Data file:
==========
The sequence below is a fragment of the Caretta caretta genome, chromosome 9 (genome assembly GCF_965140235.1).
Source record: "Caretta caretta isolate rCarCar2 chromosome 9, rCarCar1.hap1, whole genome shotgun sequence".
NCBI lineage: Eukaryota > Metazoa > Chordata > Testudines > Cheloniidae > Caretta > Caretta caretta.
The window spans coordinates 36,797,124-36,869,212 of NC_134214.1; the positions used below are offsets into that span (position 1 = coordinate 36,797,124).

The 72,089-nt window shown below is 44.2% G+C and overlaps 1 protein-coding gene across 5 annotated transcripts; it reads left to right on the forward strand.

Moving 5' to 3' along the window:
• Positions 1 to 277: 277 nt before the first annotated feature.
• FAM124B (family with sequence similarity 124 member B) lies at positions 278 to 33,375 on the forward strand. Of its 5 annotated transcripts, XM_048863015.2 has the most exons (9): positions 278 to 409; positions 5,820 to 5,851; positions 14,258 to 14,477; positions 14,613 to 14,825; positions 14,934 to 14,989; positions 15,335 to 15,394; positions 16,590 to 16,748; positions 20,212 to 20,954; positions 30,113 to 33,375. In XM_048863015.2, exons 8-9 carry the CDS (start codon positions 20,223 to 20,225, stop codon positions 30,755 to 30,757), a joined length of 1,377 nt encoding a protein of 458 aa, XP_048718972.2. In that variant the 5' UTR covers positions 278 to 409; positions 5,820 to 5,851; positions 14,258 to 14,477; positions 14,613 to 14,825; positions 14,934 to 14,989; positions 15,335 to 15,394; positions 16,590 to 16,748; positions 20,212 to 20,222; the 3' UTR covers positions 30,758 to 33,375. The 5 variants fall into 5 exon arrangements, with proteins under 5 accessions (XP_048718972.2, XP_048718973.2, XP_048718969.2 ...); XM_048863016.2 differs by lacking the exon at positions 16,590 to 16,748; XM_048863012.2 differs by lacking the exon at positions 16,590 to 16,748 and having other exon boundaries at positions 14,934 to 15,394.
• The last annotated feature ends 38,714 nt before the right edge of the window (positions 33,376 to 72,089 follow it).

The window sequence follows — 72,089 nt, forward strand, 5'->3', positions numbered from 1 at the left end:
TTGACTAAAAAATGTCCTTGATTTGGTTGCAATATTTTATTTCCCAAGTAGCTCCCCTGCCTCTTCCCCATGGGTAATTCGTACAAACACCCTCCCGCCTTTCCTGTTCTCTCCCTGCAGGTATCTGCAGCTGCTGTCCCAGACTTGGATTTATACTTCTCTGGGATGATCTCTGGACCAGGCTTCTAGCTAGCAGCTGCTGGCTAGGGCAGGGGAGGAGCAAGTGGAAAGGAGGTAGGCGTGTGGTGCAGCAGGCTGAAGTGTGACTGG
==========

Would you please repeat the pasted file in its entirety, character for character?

The sequence below is a fragment of the Caretta caretta genome, chromosome 9 (genome assembly GCF_965140235.1).
Source record: "Caretta caretta isolate rCarCar2 chromosome 9, rCarCar1.hap1, whole genome shotgun sequence".
NCBI lineage: Eukaryota > Metazoa > Chordata > Testudines > Cheloniidae > Caretta > Caretta caretta.
The window spans coordinates 36,797,124-36,869,212 of NC_134214.1; the positions used below are offsets into that span (position 1 = coordinate 36,797,124).

The 72,089-nt window shown below is 44.2% G+C and overlaps 1 protein-coding gene across 5 annotated transcripts; it reads left to right on the forward strand.

Moving 5' to 3' along the window:
• Positions 1 to 277: 277 nt before the first annotated feature.
• FAM124B (family with sequence similarity 124 member B) lies at positions 278 to 33,375 on the forward strand. Of its 5 annotated transcripts, XM_048863015.2 has the most exons (9): positions 278 to 409; positions 5,820 to 5,851; positions 14,258 to 14,477; positions 14,613 to 14,825; positions 14,934 to 14,989; positions 15,335 to 15,394; positions 16,590 to 16,748; positions 20,212 to 20,954; positions 30,113 to 33,375. In XM_048863015.2, exons 8-9 carry the CDS (start codon positions 20,223 to 20,225, stop codon positions 30,755 to 30,757), a joined length of 1,377 nt encoding a protein of 458 aa, XP_048718972.2. In that variant the 5' UTR covers positions 278 to 409; positions 5,820 to 5,851; positions 14,258 to 14,477; positions 14,613 to 14,825; positions 14,934 to 14,989; positions 15,335 to 15,394; positions 16,590 to 16,748; positions 20,212 to 20,222; the 3' UTR covers positions 30,758 to 33,375. The 5 variants fall into 5 exon arrangements, with proteins under 5 accessions (XP_048718972.2, XP_048718973.2, XP_048718969.2 ...); XM_048863016.2 differs by lacking the exon at positions 16,590 to 16,748; XM_048863012.2 differs by lacking the exon at positions 16,590 to 16,748 and having other exon boundaries at positions 14,934 to 15,394.
• The last annotated feature ends 38,714 nt before the right edge of the window (positions 33,376 to 72,089 follow it).

The window sequence follows — 72,089 nt, forward strand, 5'->3', positions numbered from 1 at the left end:
TTGACTAAAAAATGTCCTTGATTTGGTTGCAATATTTTATTTCCCAAGTAGCTCCCCTGCCTCTTCCCCATGGGTAATTCGTACAAACACCCTCCCGCCTTTCCTGTTCTCTCCCTGCAGGTATCTGCAGCTGCTGTCCCAGACTTGGATTTATACTTCTCTGGGATGATCTCTGGACCAGGCTTCTAGCTAGCAGCTGCTGGCTAGGGCAGGGGAGGAGCAAGTGGAAAGGAGGTAGGCGTGTGGTGCAGCAGGCTGAAGTGTGACTGG